Hispanic children are three times as likely to live in a low-income community, and thus attend a lower-performing school. Find out how you can help.
President Obama just signed an executive order on Educational Excellence for Hispanic Americans, so it’s timely that Teach For America is hosting Latinos and Education: A Discussion on the Pursuit of Excellence on Monday, November 8, in Los Angeles. The event features policy gurus like Juan Sepúlveda, the director of the White House initiative as well as celebs like actor Wilmer Valderrama.
Amanda Fernandez, Teach For America's Vice President for Diversity and Inclusiveness says forty percent of the children their teachers reach are Hispanic. The nonprofit's also looking to further engage everyday people in the work of closing the Hispanic achievement gap. We caught up with Amanda to talk about why educating the Hispanic community is so critical, what people can do to get involved, and about Teach For America's commitment to increasing Hispanic diversity in their teaching corps.
GOOD: Why should the community care about reaching Latino students specifically and why is this so important to Teach For America?
AMANDA FERNANDEZ: Educational disparities limit the life prospects of over 15 million children growing up in poverty. Fourth graders in low-income communities are already three grade levels behind their peers in high-income communities and half of these students won’t graduate from high school. Hispanic children are three times as likely to live in a low-income community, and thus attend a lower-performing school. When you consider these statistics, it becomes impossible to ignore the importance of educators and community members focusing on Latino students.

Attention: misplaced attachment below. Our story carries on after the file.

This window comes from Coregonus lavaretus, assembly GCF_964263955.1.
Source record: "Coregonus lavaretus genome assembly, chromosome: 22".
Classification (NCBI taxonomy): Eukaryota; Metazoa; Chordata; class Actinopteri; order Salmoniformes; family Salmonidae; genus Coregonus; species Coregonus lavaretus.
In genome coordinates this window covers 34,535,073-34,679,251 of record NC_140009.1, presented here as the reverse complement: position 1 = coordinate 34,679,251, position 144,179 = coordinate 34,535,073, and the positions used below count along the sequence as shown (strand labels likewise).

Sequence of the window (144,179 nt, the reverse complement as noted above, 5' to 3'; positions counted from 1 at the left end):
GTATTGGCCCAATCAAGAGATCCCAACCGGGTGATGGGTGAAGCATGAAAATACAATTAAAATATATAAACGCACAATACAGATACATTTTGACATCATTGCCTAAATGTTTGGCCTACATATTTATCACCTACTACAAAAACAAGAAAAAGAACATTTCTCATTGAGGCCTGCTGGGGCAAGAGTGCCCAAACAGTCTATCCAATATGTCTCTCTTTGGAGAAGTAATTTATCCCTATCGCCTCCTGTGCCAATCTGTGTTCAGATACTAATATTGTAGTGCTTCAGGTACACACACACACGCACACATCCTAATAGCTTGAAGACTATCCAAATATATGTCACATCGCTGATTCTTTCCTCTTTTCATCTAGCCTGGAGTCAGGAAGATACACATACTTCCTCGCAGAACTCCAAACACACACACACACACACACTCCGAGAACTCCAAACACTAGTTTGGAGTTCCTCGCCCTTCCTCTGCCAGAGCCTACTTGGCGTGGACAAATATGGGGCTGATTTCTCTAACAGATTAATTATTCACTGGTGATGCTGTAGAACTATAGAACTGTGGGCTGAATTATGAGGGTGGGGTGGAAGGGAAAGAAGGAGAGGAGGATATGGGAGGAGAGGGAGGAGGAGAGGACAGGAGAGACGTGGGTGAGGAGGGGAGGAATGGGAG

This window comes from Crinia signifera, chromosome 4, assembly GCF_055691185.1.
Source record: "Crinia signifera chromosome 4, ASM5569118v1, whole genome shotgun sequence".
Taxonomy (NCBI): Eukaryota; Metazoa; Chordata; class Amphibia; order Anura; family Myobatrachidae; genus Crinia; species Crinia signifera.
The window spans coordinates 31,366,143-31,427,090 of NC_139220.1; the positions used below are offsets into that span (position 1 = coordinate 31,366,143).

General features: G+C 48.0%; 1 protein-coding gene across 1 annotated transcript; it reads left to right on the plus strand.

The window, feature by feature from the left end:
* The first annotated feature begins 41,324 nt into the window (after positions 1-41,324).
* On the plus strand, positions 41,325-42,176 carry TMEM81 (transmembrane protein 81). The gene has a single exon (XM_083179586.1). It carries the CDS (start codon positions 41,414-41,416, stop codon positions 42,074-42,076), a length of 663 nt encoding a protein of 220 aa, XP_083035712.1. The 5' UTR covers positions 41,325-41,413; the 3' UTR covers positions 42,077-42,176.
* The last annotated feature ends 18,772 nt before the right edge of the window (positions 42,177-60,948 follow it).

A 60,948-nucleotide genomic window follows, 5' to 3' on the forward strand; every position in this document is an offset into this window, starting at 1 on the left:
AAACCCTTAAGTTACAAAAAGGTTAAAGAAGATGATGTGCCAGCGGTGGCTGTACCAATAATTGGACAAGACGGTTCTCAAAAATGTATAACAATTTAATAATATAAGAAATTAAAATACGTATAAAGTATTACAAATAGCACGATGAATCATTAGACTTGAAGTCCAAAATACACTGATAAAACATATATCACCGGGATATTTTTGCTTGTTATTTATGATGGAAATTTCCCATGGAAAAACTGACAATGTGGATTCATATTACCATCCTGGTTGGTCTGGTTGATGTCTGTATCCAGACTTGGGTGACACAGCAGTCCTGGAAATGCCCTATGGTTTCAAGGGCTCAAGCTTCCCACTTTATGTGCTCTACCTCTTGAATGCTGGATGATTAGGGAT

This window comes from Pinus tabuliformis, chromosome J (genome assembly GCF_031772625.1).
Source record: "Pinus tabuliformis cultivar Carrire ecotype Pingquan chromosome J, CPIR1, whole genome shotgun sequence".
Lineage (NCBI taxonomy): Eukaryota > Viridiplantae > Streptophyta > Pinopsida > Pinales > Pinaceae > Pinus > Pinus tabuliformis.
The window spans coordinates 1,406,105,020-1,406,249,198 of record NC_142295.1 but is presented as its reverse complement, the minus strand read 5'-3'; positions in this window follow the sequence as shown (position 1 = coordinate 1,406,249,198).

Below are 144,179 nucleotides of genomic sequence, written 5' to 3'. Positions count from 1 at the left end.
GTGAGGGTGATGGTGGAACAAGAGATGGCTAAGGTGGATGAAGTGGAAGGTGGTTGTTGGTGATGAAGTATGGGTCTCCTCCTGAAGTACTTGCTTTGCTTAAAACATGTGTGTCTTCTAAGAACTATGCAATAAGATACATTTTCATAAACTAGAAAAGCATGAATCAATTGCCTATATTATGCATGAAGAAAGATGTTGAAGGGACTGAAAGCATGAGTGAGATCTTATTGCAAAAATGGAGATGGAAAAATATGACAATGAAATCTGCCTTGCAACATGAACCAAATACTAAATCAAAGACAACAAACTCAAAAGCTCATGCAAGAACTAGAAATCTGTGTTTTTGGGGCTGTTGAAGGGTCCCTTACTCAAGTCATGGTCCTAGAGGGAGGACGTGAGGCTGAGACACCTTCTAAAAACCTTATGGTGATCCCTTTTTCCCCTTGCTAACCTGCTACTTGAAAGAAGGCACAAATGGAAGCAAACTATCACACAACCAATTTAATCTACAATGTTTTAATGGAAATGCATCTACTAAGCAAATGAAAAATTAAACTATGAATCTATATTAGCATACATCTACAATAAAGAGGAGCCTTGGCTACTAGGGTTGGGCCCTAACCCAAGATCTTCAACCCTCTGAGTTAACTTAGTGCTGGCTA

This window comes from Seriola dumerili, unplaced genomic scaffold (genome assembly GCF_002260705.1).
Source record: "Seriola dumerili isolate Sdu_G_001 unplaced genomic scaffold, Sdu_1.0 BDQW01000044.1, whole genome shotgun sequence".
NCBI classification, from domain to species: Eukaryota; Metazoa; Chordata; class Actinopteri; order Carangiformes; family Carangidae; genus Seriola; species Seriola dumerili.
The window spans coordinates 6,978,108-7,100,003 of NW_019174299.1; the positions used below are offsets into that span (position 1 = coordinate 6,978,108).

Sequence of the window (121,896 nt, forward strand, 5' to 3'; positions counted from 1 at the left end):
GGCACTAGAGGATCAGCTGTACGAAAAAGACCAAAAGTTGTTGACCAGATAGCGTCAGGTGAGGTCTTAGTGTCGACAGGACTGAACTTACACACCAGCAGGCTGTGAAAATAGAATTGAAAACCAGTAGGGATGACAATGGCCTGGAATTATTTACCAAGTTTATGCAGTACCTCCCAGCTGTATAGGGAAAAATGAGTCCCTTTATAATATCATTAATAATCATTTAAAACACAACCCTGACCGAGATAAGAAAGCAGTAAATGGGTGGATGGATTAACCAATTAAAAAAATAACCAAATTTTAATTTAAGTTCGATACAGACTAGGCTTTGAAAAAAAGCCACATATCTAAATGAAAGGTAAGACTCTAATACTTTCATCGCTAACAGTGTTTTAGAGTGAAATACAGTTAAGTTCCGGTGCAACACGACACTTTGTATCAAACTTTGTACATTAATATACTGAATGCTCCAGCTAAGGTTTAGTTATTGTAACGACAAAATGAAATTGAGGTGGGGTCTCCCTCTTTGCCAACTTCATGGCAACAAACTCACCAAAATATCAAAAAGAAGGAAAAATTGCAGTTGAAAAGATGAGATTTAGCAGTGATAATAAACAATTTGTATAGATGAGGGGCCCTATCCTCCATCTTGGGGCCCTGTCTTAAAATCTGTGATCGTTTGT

G: What's Teach For America doing to bring more Latinos into the teaching profession?
AF: We’re recruiting at 370 schools across the country, including 23 Hispanic Serving Institutions. At the same time, we are building partnerships with national organizations such as the Hispanic Association of Colleges and Universities, the Congressional Hispanic Caucus Institute, and The Hispanic Scholarship Fund to ensure we have many channels to recruit top Hispanic talent.
G: What can people who can't attend in Los Angeles do to engage their own local communities on this issue?
AF: They should spend time educating themselves about the issue and find one way they can participate. This could take the form of attending school board meetings, volunteering or serving on the board of an organization that is working towards educational equity, or getting personally involved in the life of a child impacted by the achievement gap. Every step counts and it will take participation at all levels to address this problem.